You were contacted by presidential candidates and their campaigns after the “Dear Presidential Candidates” letter that appeared July 26 and Aug. 2 Times ads. Who were they?
Those names are off the record at this time.

The June 21 ad features a list of companies and individuals who are part of the movement, including “two of the world’s largest food manufacturers.” Who were they?
General Mills is one of the major manufacturers we work with. We also work with Compass Group in foodservice.

Did you get any feedback from food leaders?
We got quite a few responses from big names in food. They thought it was pretty awesome that we thanked them publicly in front of millions. It made them even more pumped to participate in this movement and to work with us.

The “Dear Mom” letter was the only one that didn’t include your phone number and e-mail address. Why were they omitted?
My mom already has my number...

Millennials were addressed July 12. How likely is it that today’s 23 year olds will remain committed to their ideals when they are 53?
23-year-olds need to be given the opportunity to realize that they can put their strengths into solving the world’s biggest needs. If this generation can resist the urge to go into soul-sucking, brain-draining jobs, then the life path won’t be about burning out--it will be about thriving.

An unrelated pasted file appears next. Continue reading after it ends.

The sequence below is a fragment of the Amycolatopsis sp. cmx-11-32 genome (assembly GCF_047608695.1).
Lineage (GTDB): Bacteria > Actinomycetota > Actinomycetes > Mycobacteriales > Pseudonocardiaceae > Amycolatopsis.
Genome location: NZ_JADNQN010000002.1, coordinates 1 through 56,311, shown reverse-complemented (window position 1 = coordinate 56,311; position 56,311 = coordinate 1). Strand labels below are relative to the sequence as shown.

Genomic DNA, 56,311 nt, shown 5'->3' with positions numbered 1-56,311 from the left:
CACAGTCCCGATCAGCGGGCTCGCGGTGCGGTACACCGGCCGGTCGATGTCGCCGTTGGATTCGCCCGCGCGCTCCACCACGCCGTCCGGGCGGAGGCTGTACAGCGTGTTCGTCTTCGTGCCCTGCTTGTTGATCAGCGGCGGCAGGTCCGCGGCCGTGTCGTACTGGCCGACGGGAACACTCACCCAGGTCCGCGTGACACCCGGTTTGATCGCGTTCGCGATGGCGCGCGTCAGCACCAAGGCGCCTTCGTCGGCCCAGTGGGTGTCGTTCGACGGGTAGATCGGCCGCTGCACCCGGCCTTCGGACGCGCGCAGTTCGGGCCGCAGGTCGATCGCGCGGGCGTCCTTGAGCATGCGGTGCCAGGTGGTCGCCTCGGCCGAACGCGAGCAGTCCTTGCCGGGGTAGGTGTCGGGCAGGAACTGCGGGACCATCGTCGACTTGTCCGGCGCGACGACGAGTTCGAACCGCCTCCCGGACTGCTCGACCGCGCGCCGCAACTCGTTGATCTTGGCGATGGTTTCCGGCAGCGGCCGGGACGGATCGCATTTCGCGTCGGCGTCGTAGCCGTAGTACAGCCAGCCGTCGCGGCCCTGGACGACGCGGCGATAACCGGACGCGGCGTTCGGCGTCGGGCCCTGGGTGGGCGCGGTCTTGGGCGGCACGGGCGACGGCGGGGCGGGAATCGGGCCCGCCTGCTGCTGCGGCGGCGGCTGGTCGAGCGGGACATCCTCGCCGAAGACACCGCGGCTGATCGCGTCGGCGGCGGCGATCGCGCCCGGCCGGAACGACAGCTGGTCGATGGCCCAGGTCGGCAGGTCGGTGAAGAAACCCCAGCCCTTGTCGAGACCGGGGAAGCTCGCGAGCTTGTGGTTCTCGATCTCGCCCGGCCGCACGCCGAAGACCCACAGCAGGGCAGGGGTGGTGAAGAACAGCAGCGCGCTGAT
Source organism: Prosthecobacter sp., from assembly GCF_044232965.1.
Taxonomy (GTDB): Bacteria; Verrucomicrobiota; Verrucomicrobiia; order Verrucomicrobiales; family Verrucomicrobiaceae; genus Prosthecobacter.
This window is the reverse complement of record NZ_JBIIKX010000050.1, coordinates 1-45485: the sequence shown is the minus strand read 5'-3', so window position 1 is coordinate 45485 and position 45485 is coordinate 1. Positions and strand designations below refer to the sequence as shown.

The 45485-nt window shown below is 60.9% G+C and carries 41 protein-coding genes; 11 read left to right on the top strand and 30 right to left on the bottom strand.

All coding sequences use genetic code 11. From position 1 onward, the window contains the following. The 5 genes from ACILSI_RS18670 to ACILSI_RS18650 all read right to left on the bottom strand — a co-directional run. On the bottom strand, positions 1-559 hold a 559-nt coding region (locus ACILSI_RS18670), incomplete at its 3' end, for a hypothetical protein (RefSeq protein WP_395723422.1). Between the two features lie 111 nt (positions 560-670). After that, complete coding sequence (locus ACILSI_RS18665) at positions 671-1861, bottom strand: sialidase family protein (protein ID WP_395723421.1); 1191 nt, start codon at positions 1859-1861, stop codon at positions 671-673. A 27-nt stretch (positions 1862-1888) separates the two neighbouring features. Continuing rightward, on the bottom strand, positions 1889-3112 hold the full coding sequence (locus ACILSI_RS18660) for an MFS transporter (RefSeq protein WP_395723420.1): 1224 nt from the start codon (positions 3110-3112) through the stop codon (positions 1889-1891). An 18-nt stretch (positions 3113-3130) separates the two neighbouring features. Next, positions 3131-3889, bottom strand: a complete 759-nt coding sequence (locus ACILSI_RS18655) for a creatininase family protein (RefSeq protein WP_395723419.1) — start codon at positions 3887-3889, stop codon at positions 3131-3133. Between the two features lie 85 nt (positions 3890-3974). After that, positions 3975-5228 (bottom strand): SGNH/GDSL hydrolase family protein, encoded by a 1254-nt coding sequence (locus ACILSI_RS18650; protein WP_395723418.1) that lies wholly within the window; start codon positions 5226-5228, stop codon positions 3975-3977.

The pattern in the food industry has been major company acquisitions of successful start-ups. If Hampton Creek carves out a large enough niche, would you consider selling to a Kraft or General Mills?
If selling out means potentially considering those companies as acquisitions...then yes.

Affordability is emphasized along with nutritious, tasty and good for the environment. What will it take to deliver food that is “10X less expensive than crappy food”?
Making better food more affordable than crappy food will require a number of different approaches. One approach is to find better plants and plant ingredients out there that use fewer resources. Another approach is to create policies that encourage production other than just sowing corn. There also needs to more incentive for entrepreneurship, and the building of a public movement to stimulate all of these elements.